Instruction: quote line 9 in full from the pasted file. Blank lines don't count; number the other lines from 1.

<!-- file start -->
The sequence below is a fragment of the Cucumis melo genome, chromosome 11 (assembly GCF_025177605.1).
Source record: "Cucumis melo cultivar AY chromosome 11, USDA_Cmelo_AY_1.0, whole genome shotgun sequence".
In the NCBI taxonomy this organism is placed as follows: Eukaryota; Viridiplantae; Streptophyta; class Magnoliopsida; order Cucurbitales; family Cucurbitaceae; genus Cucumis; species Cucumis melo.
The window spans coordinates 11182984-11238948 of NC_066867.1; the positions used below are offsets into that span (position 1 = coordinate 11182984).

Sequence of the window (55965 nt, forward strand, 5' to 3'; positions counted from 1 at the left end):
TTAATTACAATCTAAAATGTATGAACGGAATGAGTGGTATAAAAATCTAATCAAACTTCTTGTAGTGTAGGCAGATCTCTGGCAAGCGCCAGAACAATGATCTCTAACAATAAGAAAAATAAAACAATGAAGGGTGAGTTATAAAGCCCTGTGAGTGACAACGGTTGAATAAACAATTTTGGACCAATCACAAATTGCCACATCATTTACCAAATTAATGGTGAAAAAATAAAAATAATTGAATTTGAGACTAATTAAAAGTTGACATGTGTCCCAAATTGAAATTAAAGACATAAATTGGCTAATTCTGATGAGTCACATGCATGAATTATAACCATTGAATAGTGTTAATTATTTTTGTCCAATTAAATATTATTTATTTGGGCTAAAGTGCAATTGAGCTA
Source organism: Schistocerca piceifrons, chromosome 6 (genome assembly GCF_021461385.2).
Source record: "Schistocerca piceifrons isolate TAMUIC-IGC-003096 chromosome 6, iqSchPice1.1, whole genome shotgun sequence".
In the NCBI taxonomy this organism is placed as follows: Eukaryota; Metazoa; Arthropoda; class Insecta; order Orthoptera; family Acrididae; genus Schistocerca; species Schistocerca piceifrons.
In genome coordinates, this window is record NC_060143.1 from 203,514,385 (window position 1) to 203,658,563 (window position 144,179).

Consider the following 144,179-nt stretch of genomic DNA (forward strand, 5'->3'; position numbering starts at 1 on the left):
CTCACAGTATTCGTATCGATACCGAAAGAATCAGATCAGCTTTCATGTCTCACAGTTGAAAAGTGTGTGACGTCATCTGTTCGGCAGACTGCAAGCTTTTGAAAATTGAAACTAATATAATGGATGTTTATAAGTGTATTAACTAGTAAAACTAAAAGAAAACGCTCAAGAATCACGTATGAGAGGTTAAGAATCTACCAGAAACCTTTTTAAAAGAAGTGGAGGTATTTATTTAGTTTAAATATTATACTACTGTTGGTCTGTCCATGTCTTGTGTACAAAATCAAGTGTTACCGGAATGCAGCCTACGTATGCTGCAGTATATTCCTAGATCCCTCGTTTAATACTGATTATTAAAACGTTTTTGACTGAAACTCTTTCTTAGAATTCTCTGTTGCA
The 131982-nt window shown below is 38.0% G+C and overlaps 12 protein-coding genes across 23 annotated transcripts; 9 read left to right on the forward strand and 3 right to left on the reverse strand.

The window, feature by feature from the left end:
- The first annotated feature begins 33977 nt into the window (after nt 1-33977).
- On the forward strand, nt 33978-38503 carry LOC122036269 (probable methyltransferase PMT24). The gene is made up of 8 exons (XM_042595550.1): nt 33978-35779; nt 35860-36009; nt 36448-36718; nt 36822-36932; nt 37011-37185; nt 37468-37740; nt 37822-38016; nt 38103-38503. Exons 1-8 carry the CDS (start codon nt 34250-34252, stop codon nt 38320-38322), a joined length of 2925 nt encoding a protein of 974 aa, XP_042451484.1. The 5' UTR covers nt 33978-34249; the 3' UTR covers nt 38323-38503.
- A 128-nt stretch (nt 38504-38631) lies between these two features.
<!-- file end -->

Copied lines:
In the NCBI taxonomy this organism is placed as follows: Eukaryota; Metazoa; Arthropoda; class Insecta; order Orthoptera; family Acrididae; genus Schistocerca; species Schistocerca piceifrons.